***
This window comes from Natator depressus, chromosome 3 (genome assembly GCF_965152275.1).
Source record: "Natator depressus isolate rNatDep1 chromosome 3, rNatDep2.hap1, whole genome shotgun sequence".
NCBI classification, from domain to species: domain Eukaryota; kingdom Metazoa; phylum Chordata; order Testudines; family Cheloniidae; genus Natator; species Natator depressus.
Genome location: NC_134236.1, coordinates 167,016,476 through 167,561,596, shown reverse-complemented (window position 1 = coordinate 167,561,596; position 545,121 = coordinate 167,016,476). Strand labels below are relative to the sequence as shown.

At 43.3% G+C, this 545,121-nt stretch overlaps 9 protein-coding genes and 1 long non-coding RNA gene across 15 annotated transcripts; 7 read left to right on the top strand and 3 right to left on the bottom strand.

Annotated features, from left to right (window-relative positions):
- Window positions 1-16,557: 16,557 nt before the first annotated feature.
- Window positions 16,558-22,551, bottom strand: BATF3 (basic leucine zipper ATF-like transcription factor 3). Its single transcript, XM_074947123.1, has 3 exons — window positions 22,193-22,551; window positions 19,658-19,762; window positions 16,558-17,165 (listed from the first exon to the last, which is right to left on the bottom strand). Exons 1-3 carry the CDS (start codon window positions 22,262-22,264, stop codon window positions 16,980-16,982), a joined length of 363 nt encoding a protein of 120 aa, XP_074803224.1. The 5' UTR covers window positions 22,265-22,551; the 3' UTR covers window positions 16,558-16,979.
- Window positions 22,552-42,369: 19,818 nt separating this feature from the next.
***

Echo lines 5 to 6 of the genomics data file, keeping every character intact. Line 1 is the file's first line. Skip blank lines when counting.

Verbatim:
At 43.3% G+C, this 545,121-nt stretch overlaps 9 protein-coding genes and 1 long non-coding RNA gene across 15 annotated transcripts; 7 read left to right on the top strand and 3 right to left on the bottom strand.

Annotated features, from left to right (window-relative positions):